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PostPosted: Thu Mar 09, 2017 10:01 pm 
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Location: A City near Birmingham
Antone had the fix ?

any issues?

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PostPosted: Sat Mar 11, 2017 12:51 am 
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wannabeeahack wrote:
Antone had the fix ?

any issues?


Not yet, the more letters from VAG I get the further away the fix seems to be, the car goes great so I'm not bothered if it were never done.


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PostPosted: Sat Mar 11, 2017 2:43 pm 
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Volkswagen Group pleaded guilty Friday to three criminal charges arising from its diesel emissions scandal, setting it up for a penalty that will probably propel its total costs from the debacle past the $20 billion mark.

U.S. District Court Judge Sean Cox in Detroit accepted the plea but postponed agreeing to proposed fines and terms of a settlement. Another hearing was set for April 21.

Volkswagen, the German automaker that became an icon with its humble Beetle, pleaded guilty to charges of fraud, obstruction of justice and misrepresenting the capability of vehicles with diesel engines it imported into the USA.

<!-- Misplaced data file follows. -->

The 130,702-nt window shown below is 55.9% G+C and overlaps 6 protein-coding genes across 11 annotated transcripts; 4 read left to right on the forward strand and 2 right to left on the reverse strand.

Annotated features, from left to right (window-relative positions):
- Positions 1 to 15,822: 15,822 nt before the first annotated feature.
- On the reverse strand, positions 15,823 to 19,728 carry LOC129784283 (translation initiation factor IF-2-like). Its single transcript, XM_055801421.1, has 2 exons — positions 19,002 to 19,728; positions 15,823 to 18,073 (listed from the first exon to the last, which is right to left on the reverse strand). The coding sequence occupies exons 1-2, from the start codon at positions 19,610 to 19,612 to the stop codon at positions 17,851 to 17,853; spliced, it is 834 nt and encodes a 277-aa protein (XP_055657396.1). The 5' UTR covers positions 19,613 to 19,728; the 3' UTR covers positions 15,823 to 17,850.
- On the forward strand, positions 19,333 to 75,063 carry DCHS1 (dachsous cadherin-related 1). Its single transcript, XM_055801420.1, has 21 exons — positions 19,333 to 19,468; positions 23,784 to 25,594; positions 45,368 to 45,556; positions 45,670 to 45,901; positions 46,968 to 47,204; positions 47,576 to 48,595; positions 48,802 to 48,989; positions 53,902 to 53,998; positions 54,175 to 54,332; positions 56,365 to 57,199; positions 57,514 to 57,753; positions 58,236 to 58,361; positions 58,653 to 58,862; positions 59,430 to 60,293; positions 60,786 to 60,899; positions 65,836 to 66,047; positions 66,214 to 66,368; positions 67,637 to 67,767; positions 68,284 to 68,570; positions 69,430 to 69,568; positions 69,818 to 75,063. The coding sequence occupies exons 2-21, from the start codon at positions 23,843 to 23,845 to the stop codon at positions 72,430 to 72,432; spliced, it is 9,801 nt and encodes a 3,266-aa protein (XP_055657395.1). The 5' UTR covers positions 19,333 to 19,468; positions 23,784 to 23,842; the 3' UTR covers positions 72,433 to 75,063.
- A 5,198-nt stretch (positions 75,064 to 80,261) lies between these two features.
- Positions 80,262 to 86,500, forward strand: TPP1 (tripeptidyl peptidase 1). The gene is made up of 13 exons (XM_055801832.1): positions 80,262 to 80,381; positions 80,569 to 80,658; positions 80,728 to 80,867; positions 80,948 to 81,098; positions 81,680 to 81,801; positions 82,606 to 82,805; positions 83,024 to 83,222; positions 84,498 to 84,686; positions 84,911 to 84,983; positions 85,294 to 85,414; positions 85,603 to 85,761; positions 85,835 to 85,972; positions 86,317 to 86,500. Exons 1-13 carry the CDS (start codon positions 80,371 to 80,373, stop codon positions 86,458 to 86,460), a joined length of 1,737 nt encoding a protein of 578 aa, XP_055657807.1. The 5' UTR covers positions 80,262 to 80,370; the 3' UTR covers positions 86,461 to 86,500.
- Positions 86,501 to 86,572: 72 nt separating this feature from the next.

Cox said he wanted more time to review the terms of the settlement agreement, which proposes a $4.3 billion fine that is far less than what the company could be fined under federal sentencing guidelines. Volkswagen has agreed to settlements worth about $17 billion for U.S. consumers and dealers who own the automaker's diesel vehicles.

"With all due respect ... this is a very, very serious offense," Cox said, adding that he wanted more time to consider objections filed on behalf of some customers.

The judge accepted Volkswagen's decision to appear in court, plead guilty and waive its right to a jury trial.

Manfred Doess, Volkswagen's general counsel, acknowledged that the company, the world's largest automaker, willfully and knowingly created software designed to fool government regulators so its diesel engines could pass tougher emissions standards adopted in 2007. The software allowed the cars to engage all their emissions gear during testing, then turn it off on the open road. Volkswagen's engines

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